Let \(X\)
, \(Y\)
and \(Z\)
be random variables.
Suppose that both \(X\)
and \(Y\)
are positively correlated with \(Z\)
.
Are \(X\)
and \(Y\)
positively correlated?
The answer to this question is “not necessarily.”
To see why, let \(\rho\in[1,1]\)
be a constant, and define the random variables
$$X=\rho Z+W \tag{1}$$
and
$$Y=\rho ZW \tag{2}$$
with \(Z\sim N(0,1)\)
and \(W\sim N(0,1\rho^2)\)
.^{1}
Then \(W\)
, \(X\)
, \(Y\)
and \(Z\)
have zero means, while \(X\)
, \(Y\)
and \(Z\)
have unit variances.
It follows that
$$\begin{align} \newcommand{\E}{\mathrm{E}} \newcommand{\Corr}{\mathrm{Corr}} \newcommand{\Cov}{\mathrm{Cov}} \newcommand{\Var}{\mathrm{Var}} \Corr(X,Y) &= \frac{\Cov(X,Y)}{\sqrt{\Var(X)}\sqrt{\Var(Y)}} \\ &= \Cov(X,Y) \\ &= \E[XY]\E[X]\E[Y] \\ &= \E[XY], \end{align}$$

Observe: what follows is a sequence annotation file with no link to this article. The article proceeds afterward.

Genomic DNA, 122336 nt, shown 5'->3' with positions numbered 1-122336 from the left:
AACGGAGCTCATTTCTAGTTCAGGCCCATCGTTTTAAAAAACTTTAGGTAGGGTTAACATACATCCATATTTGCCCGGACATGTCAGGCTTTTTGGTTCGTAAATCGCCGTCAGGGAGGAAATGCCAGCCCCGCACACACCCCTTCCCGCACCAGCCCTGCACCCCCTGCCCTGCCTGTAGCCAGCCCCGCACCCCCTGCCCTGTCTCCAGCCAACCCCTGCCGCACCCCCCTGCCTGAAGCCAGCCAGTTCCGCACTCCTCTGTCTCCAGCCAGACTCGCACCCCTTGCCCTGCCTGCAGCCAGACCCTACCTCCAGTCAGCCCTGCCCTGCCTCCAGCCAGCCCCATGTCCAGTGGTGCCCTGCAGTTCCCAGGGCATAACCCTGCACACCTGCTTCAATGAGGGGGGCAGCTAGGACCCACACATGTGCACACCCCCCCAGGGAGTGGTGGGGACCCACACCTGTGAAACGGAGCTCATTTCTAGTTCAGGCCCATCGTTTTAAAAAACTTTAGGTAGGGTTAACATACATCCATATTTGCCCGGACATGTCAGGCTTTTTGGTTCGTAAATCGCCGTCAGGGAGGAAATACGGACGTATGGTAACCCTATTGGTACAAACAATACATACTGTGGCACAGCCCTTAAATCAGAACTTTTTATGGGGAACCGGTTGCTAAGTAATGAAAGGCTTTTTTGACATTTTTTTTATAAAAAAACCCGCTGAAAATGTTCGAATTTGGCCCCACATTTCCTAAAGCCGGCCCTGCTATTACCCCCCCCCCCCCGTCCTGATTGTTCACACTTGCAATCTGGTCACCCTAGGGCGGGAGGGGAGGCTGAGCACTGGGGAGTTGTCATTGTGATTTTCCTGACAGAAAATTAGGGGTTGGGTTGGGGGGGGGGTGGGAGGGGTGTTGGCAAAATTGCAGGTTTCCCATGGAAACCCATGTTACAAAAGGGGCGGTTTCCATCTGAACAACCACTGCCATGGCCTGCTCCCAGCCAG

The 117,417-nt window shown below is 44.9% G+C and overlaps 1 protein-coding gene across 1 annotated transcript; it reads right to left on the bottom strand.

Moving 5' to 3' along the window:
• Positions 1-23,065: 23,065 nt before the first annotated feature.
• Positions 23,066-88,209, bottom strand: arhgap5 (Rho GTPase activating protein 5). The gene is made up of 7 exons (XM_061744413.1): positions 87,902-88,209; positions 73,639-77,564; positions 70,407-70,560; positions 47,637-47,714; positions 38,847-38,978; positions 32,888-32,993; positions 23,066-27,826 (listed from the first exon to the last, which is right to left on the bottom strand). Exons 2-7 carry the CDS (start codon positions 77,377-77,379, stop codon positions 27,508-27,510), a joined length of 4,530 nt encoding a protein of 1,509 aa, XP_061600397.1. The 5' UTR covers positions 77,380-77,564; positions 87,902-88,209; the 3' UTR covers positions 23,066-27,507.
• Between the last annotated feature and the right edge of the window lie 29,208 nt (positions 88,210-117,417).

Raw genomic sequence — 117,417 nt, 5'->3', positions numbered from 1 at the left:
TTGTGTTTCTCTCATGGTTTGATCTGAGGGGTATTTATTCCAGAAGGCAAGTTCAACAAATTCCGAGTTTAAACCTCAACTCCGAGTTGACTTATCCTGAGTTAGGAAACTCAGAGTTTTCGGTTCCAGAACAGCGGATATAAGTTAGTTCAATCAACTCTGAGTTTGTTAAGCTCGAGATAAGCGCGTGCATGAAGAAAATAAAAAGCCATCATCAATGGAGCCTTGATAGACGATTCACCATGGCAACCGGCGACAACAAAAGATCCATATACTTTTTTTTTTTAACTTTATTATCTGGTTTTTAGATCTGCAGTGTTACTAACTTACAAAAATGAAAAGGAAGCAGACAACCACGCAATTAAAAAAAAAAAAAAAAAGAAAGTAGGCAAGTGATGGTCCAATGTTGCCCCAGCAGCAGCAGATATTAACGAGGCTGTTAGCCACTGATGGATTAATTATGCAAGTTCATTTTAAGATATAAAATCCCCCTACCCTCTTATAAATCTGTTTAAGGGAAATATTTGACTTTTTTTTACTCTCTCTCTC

and similarly \(\Corr(X,Z)=\E[XZ]\)
and \(\Corr(Y,Z)=\E[YZ]\)
.
Now
$$\begin{align} \E[XZ] &= \E[(\rho Z+W)Z] \\ &= \rho\E[Z^2]+\E[WZ] \\ &= \rho\Var(Z)+\rho\E[Z]^2+\Cov(W,Z)+\E[W]\E[Y] \\ &= \rho \end{align}$$
because \(W\)
and \(Z\)
are independent.
A similar argument yields \(\E[YZ]=\rho\)
.
Finally, substituting \((1)\)
into \((2)\)
so as to eliminate \(W\)
gives
$$Y=2\rho ZX,$$
from which we obtain
$$\begin{align} \Corr(X,Y) &= \E[XY] \\ &= \E[X(2\rho ZX)] \\ &= 2\rho\E[XZ]\E[X^2] \\ &= 2\rho\E[XZ]\Var(X)+\E[X]^2 \\ &= 2\rho^21. \end{align}$$
Thus, if \(\rho\in(0,1/\sqrt{2})\)
then \(X\)
and \(Y\)
share a negative correlation even though both are correlated positively with \(Z\)
.
Intuitively, if \(\rho\)
is sufficiently small then the negative correlation between the error terms \(W\)
and \(W\)
dominates the positive correlations between \(X\)
and \(Z\)
, and \(Y\)
and \(Z\)
.

Here
\(N(\mu,\sigma^2)\)
denotes the normal distribution with mean\(\mu\)
and variance\(\sigma^2\)
. ↩︎